As if being the parent of a hormonal walking ball of energy is not enough excitement, half way through your child’s junior year of high school in Connecticut you realize that you will be the one filling out the college admission forms, financial aid forms and paying for the application fees. This means that you will most likely be the one stressing out about deadlines, scrambling for your financial records and being tempted to apply to a couple of Connecticut Colleges because each one charges a small fee to apply.
If you have all of a sudden found yourself in this situation then here are some life and hair saving tips:
- Apply to at least 6-8 colleges. Make an appointment with a Connecticut college consultants because this will give you some financial aid options.
- Apply to some colleges where you know you will get a good award.
- Request a refund of room deposits and admission fees from the college by May 1.
- Some colleges will waive the admission fee if requested to do so, especially in the case where the fee is a hardship.
- Some colleges waive the admission fee if the admission application is filed over the internet.
- Attend any Connecticut college admission counseling and help or speak with a Connecticut college admissions consultant
- Apply early to attract Connecticut college scholarships which are awarded not on the financial need of the student but on the college’s desire to meet their enrollment quota at an early date. Don’t apply early decision unless the student is on the borderline of being admitted and the desire to be admitted is greater than the need for financial aid. Early Decision often leads to poor offers of financial aid. Some colleges state that early decision will not be binding if the financial aid offer is not satisfactory. The family should inquire if this is the policy of the college. Here are some financial aid form tips that will keep you from making big mistakes when applying for financial aid.
- Application for financial aid may adversely affect the student’s chances for admissions. Therefore, don’t apply for financial aid until after the student is admitted. And learn as much as possible about Connecticut colleges admission processes.
- Be aware of the deadlines for filing the various application forms required by each college. Missing a college’s financial aid deadline can result in a reduced or zero offer of financial aid from the college.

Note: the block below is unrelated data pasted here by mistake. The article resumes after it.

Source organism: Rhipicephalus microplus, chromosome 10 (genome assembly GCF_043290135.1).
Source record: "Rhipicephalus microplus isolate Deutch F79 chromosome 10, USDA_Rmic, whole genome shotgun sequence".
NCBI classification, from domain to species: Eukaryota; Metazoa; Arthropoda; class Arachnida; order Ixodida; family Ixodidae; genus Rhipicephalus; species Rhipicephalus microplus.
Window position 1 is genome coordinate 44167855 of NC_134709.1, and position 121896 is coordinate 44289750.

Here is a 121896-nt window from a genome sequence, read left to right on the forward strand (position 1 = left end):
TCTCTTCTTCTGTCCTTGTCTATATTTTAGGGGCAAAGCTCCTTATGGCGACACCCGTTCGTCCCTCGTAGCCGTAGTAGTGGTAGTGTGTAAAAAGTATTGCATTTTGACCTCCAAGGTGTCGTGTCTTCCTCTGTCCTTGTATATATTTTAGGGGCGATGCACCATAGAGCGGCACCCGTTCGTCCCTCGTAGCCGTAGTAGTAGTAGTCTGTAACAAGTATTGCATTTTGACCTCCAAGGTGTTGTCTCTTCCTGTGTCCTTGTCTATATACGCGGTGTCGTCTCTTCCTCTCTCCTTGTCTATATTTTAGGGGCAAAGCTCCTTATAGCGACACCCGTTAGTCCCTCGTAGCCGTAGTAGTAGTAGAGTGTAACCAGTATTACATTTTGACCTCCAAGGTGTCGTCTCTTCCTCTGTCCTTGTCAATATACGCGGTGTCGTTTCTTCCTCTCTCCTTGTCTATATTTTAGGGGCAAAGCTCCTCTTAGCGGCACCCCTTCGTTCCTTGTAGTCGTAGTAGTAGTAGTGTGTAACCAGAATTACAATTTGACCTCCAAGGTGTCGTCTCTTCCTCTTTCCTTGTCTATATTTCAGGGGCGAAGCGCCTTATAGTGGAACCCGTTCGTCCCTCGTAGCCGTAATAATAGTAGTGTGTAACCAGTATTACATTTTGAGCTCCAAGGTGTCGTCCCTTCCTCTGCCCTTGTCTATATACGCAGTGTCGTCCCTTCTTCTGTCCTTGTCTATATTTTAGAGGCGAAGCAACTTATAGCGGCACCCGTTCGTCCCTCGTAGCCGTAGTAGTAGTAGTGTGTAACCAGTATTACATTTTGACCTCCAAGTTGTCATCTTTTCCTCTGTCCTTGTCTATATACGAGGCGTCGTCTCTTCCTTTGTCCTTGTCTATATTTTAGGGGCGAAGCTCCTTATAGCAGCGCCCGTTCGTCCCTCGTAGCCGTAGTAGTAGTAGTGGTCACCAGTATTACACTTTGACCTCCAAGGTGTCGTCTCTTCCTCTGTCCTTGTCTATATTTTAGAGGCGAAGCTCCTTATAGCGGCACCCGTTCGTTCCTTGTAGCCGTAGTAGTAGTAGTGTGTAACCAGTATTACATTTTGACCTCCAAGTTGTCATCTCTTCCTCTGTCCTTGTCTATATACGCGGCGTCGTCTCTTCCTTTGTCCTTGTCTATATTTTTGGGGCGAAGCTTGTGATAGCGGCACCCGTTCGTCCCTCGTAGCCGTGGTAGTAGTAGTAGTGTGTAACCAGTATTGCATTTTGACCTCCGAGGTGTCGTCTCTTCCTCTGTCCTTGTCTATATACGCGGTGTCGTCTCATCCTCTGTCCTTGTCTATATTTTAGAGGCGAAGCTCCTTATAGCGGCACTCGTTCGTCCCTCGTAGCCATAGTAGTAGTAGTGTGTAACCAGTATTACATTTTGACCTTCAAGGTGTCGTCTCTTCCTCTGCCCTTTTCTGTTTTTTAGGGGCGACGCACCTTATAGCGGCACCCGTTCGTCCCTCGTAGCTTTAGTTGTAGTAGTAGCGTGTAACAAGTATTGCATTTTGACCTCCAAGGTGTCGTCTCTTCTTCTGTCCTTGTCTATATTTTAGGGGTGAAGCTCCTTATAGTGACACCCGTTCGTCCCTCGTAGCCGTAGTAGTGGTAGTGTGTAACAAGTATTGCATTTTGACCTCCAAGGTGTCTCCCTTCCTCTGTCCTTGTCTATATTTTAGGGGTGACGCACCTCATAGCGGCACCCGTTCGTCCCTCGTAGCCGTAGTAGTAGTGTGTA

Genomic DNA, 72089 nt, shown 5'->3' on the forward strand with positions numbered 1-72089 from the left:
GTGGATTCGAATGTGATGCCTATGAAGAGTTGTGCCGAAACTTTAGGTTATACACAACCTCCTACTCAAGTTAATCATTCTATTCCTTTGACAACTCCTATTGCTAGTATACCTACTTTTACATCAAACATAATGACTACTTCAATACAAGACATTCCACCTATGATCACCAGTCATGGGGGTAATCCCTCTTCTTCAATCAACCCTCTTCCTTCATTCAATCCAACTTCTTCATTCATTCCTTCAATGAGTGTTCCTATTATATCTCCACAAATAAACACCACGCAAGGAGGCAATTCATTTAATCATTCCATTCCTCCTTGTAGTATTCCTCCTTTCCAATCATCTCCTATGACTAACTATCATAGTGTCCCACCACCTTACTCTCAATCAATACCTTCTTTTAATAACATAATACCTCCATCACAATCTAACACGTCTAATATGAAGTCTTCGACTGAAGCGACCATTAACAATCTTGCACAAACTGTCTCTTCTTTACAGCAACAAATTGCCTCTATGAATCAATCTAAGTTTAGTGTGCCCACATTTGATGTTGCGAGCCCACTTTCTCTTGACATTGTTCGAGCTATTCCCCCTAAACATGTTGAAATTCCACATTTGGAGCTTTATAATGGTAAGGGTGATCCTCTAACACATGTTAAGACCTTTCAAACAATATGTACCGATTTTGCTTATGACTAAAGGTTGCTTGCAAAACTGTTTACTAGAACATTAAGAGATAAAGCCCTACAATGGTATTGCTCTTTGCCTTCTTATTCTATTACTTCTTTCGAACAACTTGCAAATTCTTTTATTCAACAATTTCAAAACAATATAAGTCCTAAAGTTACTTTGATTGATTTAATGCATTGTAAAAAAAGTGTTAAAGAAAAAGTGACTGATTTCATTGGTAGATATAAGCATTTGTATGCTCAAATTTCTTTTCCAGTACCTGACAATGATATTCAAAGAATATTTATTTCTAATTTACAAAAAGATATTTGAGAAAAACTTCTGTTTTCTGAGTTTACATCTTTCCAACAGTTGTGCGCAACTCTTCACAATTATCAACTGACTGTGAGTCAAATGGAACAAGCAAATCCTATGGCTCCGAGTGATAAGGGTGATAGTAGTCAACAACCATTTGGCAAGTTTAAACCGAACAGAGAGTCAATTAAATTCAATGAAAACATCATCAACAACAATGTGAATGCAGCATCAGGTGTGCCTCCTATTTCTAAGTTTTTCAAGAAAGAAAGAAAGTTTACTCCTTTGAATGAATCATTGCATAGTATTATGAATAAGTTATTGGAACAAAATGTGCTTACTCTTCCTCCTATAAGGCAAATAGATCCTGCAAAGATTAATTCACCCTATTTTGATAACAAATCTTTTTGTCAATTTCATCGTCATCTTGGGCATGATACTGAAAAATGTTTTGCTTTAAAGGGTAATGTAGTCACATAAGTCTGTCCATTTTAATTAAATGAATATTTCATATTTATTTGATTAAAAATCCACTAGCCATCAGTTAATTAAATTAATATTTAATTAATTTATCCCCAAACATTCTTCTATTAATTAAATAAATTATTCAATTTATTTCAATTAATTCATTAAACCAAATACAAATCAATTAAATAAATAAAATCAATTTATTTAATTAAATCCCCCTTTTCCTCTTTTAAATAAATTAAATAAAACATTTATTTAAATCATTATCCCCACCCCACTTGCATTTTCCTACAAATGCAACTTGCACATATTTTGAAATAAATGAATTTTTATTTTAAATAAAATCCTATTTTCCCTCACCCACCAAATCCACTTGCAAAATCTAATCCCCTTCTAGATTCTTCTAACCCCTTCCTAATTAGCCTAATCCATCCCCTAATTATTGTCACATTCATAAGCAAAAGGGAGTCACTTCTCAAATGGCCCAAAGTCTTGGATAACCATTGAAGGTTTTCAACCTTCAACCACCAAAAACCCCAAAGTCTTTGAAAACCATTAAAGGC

- Know what application forms (FAFSA, PROFILE, etc.) are required by each college.
- Estimate tax return numbers to meet college financial aid deadlines or to file early to be in line for the first-come, first-serve sources of financial aid.
- Connecticut parents should apply for financial aid even though you may not qualify because he must file to be eligible for a Federal PLUS loan and to be able to file an appeal. Also, some colleges will not consider the student for future financial aid if he did not file the application forms in prior years.Know what the application form deadlines are for the student’s state of residency.
- Be advised that estimated tax numbers used on the financial aid application may trigger selection for verification.
- Inconsistency of data reported on the financial aid application form may trigger selection for verification (e.g., interest income reported, but no corresponding asset is listed).
- Connecticut real estate values that are greatly less than the Inflation Index Multiplier tables may trigger selection for verification.
- Typically, verification consists of sending in a copy of the parents and students tax returns, reporting the number of persons in the household, and reporting the number of persons in the household who are planning to enroll in college.
- If assets are verified, usually the financial aid officer will request information or values from the family’s accountant. They will not ask for a formal valuation of the family’s assets.
These are just a few of the insider tips and strategies for Connecticut parents of college bound students that you can access for FREE by clicking on the link below.